He looked for someone upon whom to vent his anger, and saw Catherine and Étienne swinging their arms.

“Will you just fetch me some wood! What does it matter to you? I’ll put my foot into you somewhere!”

Étienne went to carry it without rancour for this rough speech, so furious himself against the masters that he thought the miners too good-natured. As for the others, Levaque and Chaval had found relief in strong language. All of them, even Zacharie, were timbering furiously. For nearly half an hour one only heard the creaking of wood wedged in by blows of the hammer.

They no longer spoke, they snorted, became enraged with the rock, which they would have hustled and driven back by the force of their shoulders if they had been able.

“That’s enough,” said Maheu at last, worn out with anger and fatigue. “An hour and a half! A fine day’s work! We shan’t get fifty sous! I’m off. This disgusts me.”

Though there was still half an hour of work left he dressed himself. The others imitated him. The mere sight of the cutting enraged them. As the putter had gone back to the haulage they called her, irritated at her zeal: let the coal take care of itself. And the six, their tools under their arms, set out to walk the two kilometres back, returning to the shaft by the road of the morning.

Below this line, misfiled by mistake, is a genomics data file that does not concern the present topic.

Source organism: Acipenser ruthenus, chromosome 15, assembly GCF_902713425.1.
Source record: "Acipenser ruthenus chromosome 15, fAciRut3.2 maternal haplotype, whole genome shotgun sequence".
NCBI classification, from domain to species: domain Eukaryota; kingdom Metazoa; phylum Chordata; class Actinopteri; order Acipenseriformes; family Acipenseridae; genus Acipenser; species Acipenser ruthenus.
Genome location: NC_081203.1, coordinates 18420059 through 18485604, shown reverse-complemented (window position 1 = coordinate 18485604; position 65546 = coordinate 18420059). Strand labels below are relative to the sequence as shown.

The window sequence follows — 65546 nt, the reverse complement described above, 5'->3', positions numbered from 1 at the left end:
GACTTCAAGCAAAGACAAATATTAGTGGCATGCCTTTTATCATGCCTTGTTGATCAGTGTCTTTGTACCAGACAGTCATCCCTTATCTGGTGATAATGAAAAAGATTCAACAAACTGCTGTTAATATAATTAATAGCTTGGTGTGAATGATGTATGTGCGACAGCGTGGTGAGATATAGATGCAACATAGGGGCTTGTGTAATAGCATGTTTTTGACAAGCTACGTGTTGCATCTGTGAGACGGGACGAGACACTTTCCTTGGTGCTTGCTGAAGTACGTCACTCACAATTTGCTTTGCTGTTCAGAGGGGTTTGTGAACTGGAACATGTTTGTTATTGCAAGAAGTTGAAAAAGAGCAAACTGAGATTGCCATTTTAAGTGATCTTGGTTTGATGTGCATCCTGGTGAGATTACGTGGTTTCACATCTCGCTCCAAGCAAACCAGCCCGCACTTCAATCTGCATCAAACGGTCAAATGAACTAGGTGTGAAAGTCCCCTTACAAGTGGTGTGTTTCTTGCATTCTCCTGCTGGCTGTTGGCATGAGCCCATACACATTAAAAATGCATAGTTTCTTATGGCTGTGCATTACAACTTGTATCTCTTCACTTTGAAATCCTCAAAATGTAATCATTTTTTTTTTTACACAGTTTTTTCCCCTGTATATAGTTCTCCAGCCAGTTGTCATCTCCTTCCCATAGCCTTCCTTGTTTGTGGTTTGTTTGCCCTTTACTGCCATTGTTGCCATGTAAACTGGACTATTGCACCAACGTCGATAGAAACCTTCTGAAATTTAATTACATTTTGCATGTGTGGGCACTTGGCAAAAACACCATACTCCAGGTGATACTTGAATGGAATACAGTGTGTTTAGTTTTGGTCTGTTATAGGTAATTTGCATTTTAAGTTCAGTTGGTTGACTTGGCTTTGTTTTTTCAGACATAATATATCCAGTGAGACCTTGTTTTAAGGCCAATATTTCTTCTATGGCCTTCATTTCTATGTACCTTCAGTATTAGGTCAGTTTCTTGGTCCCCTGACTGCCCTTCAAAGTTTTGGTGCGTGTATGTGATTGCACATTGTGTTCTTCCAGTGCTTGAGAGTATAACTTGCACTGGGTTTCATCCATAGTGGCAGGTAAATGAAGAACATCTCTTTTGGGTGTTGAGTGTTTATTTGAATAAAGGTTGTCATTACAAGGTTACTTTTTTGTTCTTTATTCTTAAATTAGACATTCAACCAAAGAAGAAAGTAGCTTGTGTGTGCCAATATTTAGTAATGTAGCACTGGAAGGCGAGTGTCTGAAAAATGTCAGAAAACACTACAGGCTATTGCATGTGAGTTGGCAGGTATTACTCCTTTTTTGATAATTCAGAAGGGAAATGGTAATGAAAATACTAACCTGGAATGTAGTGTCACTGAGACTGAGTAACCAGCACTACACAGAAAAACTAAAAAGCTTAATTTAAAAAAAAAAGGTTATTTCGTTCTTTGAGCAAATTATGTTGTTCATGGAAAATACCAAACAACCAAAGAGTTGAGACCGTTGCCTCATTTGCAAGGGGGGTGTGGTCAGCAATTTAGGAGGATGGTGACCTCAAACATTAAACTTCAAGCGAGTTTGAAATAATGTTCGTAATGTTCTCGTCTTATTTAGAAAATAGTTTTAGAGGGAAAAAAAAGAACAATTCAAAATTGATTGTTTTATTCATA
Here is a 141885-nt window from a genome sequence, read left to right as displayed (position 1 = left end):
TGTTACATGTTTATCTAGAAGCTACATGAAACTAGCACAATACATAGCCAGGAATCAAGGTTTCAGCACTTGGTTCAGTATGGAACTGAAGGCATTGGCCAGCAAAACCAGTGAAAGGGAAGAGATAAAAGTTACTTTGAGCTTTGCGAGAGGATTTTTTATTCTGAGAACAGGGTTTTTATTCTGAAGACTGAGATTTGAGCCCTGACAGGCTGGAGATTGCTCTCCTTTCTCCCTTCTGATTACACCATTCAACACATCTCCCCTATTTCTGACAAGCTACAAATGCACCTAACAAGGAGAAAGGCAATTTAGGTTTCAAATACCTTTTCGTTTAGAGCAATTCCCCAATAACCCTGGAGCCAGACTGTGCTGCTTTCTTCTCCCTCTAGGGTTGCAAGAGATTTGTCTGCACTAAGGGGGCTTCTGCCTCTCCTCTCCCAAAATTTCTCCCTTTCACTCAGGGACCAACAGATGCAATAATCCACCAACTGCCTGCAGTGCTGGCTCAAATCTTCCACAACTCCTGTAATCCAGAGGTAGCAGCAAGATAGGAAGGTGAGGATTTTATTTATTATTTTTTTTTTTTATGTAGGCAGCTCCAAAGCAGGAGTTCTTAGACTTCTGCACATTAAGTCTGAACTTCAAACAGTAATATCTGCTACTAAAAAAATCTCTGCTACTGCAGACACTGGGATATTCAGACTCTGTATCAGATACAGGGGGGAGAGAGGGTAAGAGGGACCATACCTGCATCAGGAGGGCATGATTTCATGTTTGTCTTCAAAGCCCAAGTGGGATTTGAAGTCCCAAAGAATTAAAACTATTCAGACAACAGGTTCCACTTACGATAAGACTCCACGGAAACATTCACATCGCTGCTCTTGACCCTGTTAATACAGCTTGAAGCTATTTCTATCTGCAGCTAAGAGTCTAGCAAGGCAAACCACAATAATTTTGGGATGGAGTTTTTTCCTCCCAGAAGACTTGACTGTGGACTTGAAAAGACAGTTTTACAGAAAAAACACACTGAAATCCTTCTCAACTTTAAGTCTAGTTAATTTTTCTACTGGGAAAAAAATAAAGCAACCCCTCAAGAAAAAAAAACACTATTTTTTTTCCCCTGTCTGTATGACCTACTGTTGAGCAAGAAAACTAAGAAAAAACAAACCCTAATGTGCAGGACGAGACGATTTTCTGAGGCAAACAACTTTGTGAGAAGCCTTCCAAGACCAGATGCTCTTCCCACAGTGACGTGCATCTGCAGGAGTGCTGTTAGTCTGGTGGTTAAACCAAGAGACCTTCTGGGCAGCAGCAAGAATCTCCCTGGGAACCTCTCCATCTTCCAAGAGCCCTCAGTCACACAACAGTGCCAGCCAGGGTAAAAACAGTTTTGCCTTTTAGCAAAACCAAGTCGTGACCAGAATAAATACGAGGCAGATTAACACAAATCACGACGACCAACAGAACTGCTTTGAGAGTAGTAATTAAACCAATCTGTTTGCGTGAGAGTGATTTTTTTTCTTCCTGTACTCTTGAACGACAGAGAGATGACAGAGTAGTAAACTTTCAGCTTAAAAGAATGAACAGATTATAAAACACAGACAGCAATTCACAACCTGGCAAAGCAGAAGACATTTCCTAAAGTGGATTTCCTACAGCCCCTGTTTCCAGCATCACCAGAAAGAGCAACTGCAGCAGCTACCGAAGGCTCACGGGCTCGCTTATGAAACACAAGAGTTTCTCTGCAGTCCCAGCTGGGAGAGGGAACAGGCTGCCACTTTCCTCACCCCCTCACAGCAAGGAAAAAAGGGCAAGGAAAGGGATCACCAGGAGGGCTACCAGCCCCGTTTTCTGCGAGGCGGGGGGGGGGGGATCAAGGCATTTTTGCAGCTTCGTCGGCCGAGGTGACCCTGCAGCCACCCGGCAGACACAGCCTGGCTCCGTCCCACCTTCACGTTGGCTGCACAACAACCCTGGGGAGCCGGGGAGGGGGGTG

At the chimney Catherine and Étienne were delayed while the pikemen slid down. They met little Lydie, who stopped in a gallery to let them pass, and told them of the disappearance of Mouquette, whose nose had been bleeding so much that she had been away an hour, bathing her face somewhere, no one knew where. Then, when they left her, the child began again to push her tram, weary and muddy, stiffening her insect-like arms and legs like a lean black ant struggling with a load that was too heavy for it. They let themselves down on their backs, flattening their shoulders for fear of taking the skin off their foreheads, and they slipped so fast down the rocky slope, polished by all the rumps of the workers, that they were obliged from time to time to hold on to the woodwork, so that their backsides should not catch fire, as they said jokingly.